A lightbox with the words "think outside the box" on a chair in front of a wall

Minding my own business; the highs and lows of trying to adapt and develop in these challenging times

3rd September 2020

Wow September already! I hope you’ve all had a good summer despite the strange times we’re living through.

Since my last blog, life has been busy: I have had some lovely summer days out with family and friends visiting local places; I’ve been recruiting PA’s and guiding them through their new role; And above all, I have been developing my career as a public speaker, influencer and advisor.

For anyone managing a business these are challenging times. Being a disabled woman and running my own business can be especially tricky. I am aware that I have to have a solid business strategy in order to keep afloat and for new doors to open. Initial networking is a challenge and nerve-wracking in itself, as I feel that I have to go that extra mile to prove that I have the ability to be successful.

As with most businesses, the COVID pandemic has had a major impact on me and has meant I’ve had to adapt my strategy and plans for this year and probably beyond. In some ways this has been extremely stressful, however it’s also been exciting to explore new avenues and make new contacts.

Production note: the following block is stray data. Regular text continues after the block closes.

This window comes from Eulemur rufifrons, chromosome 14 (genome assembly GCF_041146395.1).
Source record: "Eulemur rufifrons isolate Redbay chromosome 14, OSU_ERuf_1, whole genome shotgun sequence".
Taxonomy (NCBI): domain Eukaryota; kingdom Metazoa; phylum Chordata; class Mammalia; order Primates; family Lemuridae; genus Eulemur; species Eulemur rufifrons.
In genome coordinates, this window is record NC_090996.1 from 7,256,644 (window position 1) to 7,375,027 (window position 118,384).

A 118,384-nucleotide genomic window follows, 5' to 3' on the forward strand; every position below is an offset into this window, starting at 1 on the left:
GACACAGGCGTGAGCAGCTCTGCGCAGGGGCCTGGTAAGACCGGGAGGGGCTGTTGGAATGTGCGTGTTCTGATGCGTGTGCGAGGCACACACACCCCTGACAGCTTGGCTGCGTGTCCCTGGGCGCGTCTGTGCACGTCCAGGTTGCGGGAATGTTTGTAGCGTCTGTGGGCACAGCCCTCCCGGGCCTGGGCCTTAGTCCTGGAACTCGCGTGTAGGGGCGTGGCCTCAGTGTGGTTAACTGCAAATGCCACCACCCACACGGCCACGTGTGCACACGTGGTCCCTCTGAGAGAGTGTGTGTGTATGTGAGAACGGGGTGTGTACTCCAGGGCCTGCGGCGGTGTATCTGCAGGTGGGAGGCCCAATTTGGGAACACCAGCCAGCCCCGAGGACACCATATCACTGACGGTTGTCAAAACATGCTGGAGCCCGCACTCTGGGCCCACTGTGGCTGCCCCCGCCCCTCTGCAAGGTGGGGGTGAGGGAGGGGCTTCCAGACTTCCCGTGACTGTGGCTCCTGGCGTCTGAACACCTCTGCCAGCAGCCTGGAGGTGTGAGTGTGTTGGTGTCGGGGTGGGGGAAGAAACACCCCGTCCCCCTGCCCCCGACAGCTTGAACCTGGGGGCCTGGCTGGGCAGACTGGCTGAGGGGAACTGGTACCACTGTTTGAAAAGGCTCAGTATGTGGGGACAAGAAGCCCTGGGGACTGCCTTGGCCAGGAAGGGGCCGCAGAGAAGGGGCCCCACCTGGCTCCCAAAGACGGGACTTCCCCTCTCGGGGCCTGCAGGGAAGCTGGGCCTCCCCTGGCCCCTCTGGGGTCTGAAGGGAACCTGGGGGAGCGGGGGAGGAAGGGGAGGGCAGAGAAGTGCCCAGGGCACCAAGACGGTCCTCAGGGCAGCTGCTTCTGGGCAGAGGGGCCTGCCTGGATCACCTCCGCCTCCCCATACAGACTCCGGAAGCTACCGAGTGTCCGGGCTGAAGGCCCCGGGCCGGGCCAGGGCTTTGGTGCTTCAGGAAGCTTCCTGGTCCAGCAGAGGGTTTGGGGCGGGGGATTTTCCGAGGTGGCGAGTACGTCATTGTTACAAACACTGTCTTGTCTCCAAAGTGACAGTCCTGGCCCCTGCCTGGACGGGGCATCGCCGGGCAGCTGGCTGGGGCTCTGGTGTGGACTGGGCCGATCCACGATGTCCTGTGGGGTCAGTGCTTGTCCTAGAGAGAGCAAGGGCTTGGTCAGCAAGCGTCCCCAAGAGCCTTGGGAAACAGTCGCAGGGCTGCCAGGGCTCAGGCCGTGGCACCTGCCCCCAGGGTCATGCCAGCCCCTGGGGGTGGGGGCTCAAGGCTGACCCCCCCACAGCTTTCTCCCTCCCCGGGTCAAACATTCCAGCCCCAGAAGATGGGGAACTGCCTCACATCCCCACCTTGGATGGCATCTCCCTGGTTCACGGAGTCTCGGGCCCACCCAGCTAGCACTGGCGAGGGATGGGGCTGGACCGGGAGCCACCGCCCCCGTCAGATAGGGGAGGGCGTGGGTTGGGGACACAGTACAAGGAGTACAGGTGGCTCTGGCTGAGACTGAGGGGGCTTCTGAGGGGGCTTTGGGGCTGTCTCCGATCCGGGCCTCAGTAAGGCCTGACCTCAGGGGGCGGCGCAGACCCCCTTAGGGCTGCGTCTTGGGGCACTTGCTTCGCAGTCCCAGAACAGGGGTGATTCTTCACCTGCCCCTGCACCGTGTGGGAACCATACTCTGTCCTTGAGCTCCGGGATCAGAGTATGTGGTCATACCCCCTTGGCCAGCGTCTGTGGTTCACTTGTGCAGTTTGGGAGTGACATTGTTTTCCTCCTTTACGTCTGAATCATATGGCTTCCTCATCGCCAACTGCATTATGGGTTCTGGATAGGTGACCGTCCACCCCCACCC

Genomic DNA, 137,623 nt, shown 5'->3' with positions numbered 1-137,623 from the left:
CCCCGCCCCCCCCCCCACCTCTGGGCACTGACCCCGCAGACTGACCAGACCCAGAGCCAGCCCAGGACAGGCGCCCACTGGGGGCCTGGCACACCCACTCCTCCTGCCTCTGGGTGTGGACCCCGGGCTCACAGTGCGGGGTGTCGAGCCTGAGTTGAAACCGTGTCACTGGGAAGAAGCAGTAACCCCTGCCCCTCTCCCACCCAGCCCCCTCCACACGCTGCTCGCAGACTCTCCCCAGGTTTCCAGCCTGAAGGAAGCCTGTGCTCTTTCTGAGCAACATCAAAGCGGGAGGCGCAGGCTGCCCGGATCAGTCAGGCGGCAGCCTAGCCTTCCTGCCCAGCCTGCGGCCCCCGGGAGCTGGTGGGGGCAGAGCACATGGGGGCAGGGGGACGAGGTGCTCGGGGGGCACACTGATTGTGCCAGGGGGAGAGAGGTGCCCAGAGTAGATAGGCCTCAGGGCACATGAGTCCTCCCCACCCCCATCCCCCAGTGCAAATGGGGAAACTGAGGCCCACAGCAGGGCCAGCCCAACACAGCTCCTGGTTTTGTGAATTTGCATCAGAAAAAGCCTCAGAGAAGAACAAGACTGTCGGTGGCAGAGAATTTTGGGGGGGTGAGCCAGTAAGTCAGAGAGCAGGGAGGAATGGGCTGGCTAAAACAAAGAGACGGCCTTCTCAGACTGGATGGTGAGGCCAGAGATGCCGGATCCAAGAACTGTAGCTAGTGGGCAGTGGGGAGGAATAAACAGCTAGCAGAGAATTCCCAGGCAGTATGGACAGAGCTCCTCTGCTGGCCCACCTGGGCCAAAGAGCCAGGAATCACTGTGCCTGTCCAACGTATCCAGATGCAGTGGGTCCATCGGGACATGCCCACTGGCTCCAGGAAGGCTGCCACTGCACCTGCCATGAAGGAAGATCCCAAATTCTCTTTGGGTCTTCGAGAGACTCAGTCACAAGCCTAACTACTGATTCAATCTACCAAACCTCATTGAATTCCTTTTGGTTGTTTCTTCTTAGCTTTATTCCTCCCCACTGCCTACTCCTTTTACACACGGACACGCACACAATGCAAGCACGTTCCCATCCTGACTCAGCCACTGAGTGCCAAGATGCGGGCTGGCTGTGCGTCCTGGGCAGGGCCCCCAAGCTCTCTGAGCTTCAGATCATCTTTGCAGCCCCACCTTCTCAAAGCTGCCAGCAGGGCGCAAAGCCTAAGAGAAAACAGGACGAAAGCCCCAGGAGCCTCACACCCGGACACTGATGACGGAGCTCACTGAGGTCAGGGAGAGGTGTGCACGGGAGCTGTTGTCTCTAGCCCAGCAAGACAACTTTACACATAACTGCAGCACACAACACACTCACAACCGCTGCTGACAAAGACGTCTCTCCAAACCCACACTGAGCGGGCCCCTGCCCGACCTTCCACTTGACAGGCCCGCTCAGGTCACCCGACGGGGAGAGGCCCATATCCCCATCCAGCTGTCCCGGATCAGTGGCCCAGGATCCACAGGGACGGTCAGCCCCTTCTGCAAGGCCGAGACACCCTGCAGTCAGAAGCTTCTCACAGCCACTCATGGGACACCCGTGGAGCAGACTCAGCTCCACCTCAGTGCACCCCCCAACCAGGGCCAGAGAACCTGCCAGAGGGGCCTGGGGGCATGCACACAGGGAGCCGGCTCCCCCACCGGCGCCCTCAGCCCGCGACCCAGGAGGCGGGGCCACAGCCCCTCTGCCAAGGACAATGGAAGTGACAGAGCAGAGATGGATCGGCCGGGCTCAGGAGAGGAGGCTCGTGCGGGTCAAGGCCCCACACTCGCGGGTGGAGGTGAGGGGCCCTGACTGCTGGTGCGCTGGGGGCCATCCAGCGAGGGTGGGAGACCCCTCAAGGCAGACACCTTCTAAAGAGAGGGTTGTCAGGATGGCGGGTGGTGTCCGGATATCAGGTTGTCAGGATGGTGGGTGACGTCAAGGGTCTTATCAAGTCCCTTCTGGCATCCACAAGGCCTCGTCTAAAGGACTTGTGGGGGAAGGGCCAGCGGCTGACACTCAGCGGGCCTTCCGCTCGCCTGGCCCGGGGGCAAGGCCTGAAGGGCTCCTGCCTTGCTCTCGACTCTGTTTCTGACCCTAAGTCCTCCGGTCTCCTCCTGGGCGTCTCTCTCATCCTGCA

So far, the majority of my meetings have been on Zoom and it has been a very positive experience. Some of the people I’ve met with include website designers, business and funding advisors, HR managers and Diversity & Inclusion managers from the public and private sectors. Without exception, everyone has been extremely positive, enthusiastic and helpful and seem to be very interested in my work which is hugely encouraging.

With so many meetings happening virtually at the moment, I’m not sure the perception of my disability truly reflects the reality. The people who I am having conversations with only see my head and shoulders. If they are yet to read my blog, I wonder what their perception of my disability is and would their attitude towards me be different if they were meeting me face to face?

I have had interesting conversations and some people have actually been very open and honest in admitting that their own experiences of interacting with disabled people has been fairly limited and that they are keen to learn and explore their own perceptions at a personal level.

For me, whilst I am enjoying making contacts and growing my business, it’s also hard work. Researching business support grants and the complexities of navigating funding options is a minefield. Having said that, I’m discovering and exploring some exciting new possibilities and thankfully it’s nowhere near as taxing as the hours spent trudging through my PhD!

Do you own or manage a business? How has the pandemic affected you and are you managing to adapt?

Have you much experience of working with disabled people ? If not then why do you think this is?

Photo by Nikita Kachanovskyon Unsplash

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